Meanwhile, Sexton Blake was rapping his knuckles against the panelling on the walls, searching for a secret opening, in case Sir Roderick was mistaken and one did actually exist.
Before long, Coutts joined him and soon the whole room had been checked with no results. They were both convinced that nothing of the kind was present, either in the walls, floor or ceiling.
"The room's secure," grumbled Coutts. "If it weren't so obvious from Mainwaring’s position on the floor that the blow was not self-inflicted, I should say that suicide was the only possible solution. As it is, we must find some other answer."
"Indeed," agreed Sexton Blake. "Well, I've finished up here. How about you? Shall we go down and question the servants?"
Sir Roderick quickly interjected: "But, I say! Really! All my staff are absolutely trustworthy. They've been with me for years. There's not a new servant in the house."
"Nevertheless, I should like to see them, please," murmured Blake politely.
Coutts was more brusque:
"Heard that tale before," he snapped. "Trusted servants are often the worst. That's my experience. The more you trust, the bigger their chances."
Tinker quietly observed as the various men and women who worked for the baronet were brought before the investigators and questioned. As far as he could tell, their answers cast no light on the mysterious murder.
Afterwards, the detectives and Sir Roderick went into the library, where Frank Slaytor, Barnaby Crisp, and Captain Hibbard were smoking, sipping at brandy, and talking in tense, low tones.
Hibbard looked up. "Who did it?" he demanded, almost aggressively. "Did he escape through some secret trapdoor?"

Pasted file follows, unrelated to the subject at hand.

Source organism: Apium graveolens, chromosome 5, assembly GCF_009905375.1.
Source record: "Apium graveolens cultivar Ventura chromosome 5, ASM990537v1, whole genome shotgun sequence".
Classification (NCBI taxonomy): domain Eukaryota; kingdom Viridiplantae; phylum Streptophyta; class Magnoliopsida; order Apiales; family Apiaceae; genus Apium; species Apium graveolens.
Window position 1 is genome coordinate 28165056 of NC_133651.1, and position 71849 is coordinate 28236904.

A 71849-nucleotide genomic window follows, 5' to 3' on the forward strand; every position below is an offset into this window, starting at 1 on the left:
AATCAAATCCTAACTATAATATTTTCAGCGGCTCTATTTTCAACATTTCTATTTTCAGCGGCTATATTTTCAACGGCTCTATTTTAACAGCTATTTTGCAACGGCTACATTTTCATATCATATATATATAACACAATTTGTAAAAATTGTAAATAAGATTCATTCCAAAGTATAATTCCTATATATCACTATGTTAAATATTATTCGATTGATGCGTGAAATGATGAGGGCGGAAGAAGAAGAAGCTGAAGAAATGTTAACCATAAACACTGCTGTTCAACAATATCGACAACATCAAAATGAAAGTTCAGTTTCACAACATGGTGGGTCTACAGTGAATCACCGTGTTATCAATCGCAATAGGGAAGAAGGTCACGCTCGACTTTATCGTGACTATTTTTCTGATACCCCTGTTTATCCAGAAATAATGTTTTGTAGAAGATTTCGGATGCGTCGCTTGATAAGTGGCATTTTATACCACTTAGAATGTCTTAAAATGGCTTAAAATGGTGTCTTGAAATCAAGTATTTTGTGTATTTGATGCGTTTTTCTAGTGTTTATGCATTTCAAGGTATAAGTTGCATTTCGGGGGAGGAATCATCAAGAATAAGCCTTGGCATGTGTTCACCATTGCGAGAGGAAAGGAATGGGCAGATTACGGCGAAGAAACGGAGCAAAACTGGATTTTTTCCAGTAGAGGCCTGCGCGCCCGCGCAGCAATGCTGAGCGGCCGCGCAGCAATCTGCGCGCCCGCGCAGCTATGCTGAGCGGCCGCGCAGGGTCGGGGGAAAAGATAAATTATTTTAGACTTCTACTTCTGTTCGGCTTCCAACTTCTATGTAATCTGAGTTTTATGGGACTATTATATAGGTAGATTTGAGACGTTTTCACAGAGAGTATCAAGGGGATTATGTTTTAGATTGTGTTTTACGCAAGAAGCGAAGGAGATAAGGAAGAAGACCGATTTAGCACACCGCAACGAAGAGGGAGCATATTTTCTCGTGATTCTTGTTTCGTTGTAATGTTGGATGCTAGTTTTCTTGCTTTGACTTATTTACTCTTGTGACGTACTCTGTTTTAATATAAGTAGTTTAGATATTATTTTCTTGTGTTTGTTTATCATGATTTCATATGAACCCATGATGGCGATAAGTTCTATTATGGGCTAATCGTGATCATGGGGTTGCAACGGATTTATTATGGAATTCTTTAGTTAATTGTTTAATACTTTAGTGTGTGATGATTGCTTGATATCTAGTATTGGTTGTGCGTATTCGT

"I can assure you that there is no trapdoor or panel of any kind in that room," growled Coutts irritably.
"Nonsense. There must be," countered Hibbard. "There's no other possible solution."
"Ahem... ahem... except one," offered Crisp, nervously. "The door was locked. The window was locked. So what’s left? Ahem... only that whoever — or whatever — killed Mainwaring... wasn’t a man!"
"Oh don't start that nonsense again!" groaned Slaytor. "Really, you can’t seriously expect us to believe that a ghost stabbed Mainwaring!"
"A ghost? What's this? What are you babbling about?" demanded Coutts.
"We held a little séance earlier on, Inspector. But what with Mainwaring objecting to it and hiding away in his room, the abominable heat, and my colleagues' terrible lack of concentration, it was rather less impressive than I had hoped."
"It was a confounded waste of time," interjected Hibbard.
"But the imaginative Mr. Crisp, here," continued Slaytor, "has decided that maybe we were more successful than we thought. He's of the opinion that we raised an evil spirit which stabbed Edward Mainwaring through the heart!"
"Hogwash!" snorted Detective-Inspector Coutts. "Absolute drivel!"
Blake tapped Tinker on the shoulder.
"Come along, young 'un! We're off. Good-night, gentlemen!"
They all stared after him as he left the room with Tinker in tow, as if surprised at his abrupt departure. Sir Roderick hurried out and caught up with them on the porch.
"This is a frightful business, Mr. Blake," he said. "Mainwaring was a very old friend of mine. I can hardly believe it even now. Please don’t tell me you’ve given up the case as hopeless?"
Blake stopped in his tracks, as if taken aback.
"Given it up?" he echoed. "Hopeless? My dear sir," and he gripped the baronet's arm suddenly, "That is absolutely not the case! I know perfectly well who killed your friend. I am going off now to prepare a trap to catch him!"
A startled gasp had broken from Sir Roderick at the words. Even Tinker had uttered a small cry of astonishment. Blake motioned them to silence.
"Quiet now! Say nothing. He mustn’t find out he’s discovered. We have to furnish the proof to capture this fiendish villain!"